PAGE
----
Scotland’s new police chief to grapple with multi-million pound funding gap
THE head of Scotland’s new national police service has warned that he cannot guarantee police stations will be saved from closure as the single force is gripped by a funding gap of tens of millions of pounds.
• New police chief says closure of stations would be ‘toxic thing to do’
• Stephen House addressing Holyrood justice committee
Stephen House, in his first appearance before MSPs since taking over as chief constable of the Police Service of Scotland, said he could not give an “absolute assurance” on station closures, which he admitted would be a “toxic thing to do”.
He told the Scottish Parliament’s justice committee that he would “try to avoid” any closures as he was pressed on the issue by Labour MSP Jenny Marra.
However, Mr House went onto say that Scotland’s newly merged police force was facing a funding gap of about £70 million, but said that the “tight” budgetary pressure was “livable with”.
He went onto say that the bulk of savings would be made through non staff areas, but that any redundances of civilian staff were likely to be voluntary.
Mr House, who was handed the top job in Scotland’s police service after the eight forces were merged, went onto say that using officers to cover the tasks of civilian staff such as back officer work was a “bad thing” that “should be avoided.”
He said: “We will not be seeking to close police stations. It’s a matter of huge public confidence and it would be a toxic thing to do.”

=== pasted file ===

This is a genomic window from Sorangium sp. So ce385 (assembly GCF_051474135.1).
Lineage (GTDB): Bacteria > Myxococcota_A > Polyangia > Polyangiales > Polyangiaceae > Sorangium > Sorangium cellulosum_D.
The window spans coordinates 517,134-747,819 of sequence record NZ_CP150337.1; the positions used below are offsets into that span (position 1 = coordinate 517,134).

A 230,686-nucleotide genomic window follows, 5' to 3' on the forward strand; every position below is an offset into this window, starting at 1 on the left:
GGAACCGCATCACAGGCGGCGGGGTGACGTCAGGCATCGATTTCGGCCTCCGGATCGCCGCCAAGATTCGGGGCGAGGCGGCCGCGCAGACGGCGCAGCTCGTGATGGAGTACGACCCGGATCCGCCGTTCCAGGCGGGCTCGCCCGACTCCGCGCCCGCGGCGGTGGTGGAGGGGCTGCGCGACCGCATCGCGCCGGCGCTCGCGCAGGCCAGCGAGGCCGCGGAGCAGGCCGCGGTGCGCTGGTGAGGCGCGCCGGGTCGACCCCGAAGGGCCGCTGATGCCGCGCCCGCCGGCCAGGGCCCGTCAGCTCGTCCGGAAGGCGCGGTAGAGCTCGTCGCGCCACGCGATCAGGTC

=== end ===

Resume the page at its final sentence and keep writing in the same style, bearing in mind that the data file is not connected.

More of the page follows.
However, when Mr House, a former Strathclyde police chief constable, was asked by Ms Marra to rule out any closures he said that he could not give the Labour MSP any guarantees on the issue.
Ms Marra asked “Can you give us an assurance that there will be no closures of police stations” as she attacked the government’s funding plans for the police as “unrealistic.”
Mr House said: “One option is to look at the police estate, but will be prioritising non operational buildings.
“We will not be seeking to close police station. It’s a matter of huge public confidence and it would be a toxic thing to do.
“I can’t give an absolute assurance as it may be that as one of the eight forces that they do something about a very small building. We will try to avoid any police station closures.”
Mr House went on to criticise using police officers to carry out civilian work, a process known as “backfilling”, which he insisted was not widespread within Scotland’s national police force.
He said: “Backfilling is a bad thing and should be avoided. There may be a individual and isolated cases, but it’s not something I’d support.”
Mr House admitted that some civilian staff could be made redundant, although he said the level of police officer would not be reduced in line with Scottish government policy.
He said “There are proposals that civilian staff will have to go to make savings and it’s accepted that a level of that is inevitable.
“I don’t see that we’ll need to get to compulsory redundancies, as I think there will be quiet an uptake of voluntary redundancies.
“I’m looking at a gap in the budget at the moment of about £70 million, but I think it’s a challenge we can meet.
“It’s tight, but it’s livable with.. I believe the budget can be achieved.
“In the first place we’ll look at no staff savings.”
A Scottish Government spokesman said: “We have protected – and will continue to protect – front line police numbers, and the 1,000 extra officers we have delivered which have helped reduce crime to a 37-year low, while the fear of crime has also fallen. The location of police stations is rightly an operational decision for the police and not one for Ministers.”
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Saturday 25 May 2013
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